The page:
NBA combine an integral aspect of draft process

CHICAGO – Compared to the full-scale media assault that takes place in Indianapolis during the NFL draft combine, the NBA’s version is far less publicized, generating significantly less hype. Only in recent years has there been live television coverage of the event (ESPN2 carries four-hour shows on consecutive days), which was previously exclusive to coaches, general managers and other team personnel.

Despite the relative lack of publicity, however, the combine is a significant piece of the lead-up to the draft, which takes place June 23 this year. It may not be a valuable showcase of on-court ability – numerous top prospects did not participate in 5-on-5 games Thursday – but NBA teams already have a year or more of game video to study on every potential draftee. Many of the most important moments of the combine take place behind closed doors, when general managers and coaches get the opportunity to conduct private interviews with targeted players.

“The NBA combine is an integral part of the draft process,” Pelicans General Manager Dell Demps said Thursday, while watching 5-on-5 competition at the Quest Multi-Sport Facility, alongside New Orleans coaches and front-office staff. “It’s one of the final steps of preparing for the draft. Teams get the opportunity to interview and observe the participants in games, shooting drills, plus strength and agility testing. Most NBA coaches do not get the opportunity to watch college players during the NBA season (due to the 82-game schedule), so the combine is usually the first time they can watch them play in person.”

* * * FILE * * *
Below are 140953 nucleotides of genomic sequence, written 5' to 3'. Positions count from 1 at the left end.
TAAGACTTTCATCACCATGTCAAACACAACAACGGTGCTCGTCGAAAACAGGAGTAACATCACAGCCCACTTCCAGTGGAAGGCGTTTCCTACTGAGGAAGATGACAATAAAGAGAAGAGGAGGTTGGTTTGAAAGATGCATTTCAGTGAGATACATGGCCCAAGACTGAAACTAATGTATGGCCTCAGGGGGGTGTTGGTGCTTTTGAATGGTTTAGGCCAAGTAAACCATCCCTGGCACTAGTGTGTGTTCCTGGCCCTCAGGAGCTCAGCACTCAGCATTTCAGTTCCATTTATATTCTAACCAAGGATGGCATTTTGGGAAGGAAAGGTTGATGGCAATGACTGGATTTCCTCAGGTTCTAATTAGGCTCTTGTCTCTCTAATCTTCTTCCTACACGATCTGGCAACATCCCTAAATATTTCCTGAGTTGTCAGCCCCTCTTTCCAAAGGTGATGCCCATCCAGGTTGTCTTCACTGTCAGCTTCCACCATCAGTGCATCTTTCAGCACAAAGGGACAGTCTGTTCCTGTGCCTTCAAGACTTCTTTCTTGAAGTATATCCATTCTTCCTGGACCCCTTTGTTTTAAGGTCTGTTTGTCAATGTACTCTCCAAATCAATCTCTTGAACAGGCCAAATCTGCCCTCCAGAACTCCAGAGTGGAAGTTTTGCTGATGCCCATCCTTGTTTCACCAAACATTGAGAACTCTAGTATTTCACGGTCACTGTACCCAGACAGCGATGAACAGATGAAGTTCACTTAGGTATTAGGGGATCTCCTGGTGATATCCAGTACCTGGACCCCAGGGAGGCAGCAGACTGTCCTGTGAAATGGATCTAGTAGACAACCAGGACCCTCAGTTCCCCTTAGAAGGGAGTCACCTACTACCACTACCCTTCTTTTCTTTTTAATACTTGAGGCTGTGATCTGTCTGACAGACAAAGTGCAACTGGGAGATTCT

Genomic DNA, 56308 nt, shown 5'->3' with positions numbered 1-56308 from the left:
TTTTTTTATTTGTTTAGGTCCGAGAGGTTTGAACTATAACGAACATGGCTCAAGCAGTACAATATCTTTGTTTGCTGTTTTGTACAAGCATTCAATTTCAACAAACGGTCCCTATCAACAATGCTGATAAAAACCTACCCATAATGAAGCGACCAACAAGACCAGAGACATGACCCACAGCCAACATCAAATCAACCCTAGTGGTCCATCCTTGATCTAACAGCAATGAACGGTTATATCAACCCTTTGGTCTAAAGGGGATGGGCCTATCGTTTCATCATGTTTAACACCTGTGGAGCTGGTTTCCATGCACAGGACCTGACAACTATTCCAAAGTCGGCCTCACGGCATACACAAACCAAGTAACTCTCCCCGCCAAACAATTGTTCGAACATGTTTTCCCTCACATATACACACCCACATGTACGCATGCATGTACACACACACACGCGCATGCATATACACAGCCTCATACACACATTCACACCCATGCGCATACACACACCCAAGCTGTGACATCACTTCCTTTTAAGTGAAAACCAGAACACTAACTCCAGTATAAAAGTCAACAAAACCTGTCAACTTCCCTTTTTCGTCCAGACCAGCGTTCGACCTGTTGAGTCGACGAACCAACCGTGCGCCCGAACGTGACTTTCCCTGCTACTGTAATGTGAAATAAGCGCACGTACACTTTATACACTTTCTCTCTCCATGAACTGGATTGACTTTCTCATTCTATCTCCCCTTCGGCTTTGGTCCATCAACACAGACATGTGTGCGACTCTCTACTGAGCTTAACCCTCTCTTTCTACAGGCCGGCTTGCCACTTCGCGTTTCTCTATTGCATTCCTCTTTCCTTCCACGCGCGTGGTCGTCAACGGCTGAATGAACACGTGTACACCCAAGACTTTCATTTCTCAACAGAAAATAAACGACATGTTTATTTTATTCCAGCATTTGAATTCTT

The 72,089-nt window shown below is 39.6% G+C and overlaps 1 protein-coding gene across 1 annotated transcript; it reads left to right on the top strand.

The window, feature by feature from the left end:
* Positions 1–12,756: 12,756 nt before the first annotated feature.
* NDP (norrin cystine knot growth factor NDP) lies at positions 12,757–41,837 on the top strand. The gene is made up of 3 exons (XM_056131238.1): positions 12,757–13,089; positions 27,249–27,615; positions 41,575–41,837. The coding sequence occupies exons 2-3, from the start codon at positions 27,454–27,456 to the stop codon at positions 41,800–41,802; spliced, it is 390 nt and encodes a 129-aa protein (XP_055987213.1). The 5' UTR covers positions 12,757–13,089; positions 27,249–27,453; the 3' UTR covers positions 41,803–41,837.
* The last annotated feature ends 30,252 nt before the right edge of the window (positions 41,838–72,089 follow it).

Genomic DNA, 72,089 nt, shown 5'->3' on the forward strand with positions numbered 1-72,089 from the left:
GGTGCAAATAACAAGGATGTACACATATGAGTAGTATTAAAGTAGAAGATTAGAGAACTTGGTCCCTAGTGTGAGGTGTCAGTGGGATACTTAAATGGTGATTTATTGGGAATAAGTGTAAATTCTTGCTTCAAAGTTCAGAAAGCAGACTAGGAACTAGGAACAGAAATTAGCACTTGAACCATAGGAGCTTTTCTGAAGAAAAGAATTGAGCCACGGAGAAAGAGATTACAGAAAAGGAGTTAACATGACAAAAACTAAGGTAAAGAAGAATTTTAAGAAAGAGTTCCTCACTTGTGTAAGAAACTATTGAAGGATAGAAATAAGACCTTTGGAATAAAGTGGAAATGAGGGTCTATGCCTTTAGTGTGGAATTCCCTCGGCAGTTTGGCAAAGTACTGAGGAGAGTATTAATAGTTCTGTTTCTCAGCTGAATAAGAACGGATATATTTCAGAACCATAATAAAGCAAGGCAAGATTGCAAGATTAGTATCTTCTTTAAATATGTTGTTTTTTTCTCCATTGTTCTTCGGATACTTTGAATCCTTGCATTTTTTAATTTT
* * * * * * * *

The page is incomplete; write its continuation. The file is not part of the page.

Entering Thursday, nearly every highly-rated player from a U.S. college was expected to attend the combine, with the notable exception of LSU forward Ben Simmons (however, it’s become commonplace in recent years for players at the very top of the draft to skip the combine). Early in the day, a few other top-10 projected names dropped out of external media interviews at the last minute, including Duke forward Brandon Ingram, Oklahoma guard Buddy Hield and Kentucky guard Jamal Murray. Although dozens of media members missed the opportunity to interview those key potential draftees, players still met privately with NBA franchises. Teams also rely on the combine to obtain unbiased, vital information about prospects, which they’ll use in evaluations. For instance, some players’ colleges do not list accurate heights and weights, causing various prospects to previously be viewed as taller, lighter or heavier than reality. “Most players that will be in the upcoming draft will take a medical examination, which will also provide verified measurements including height, weight and wingspan,” Demps said.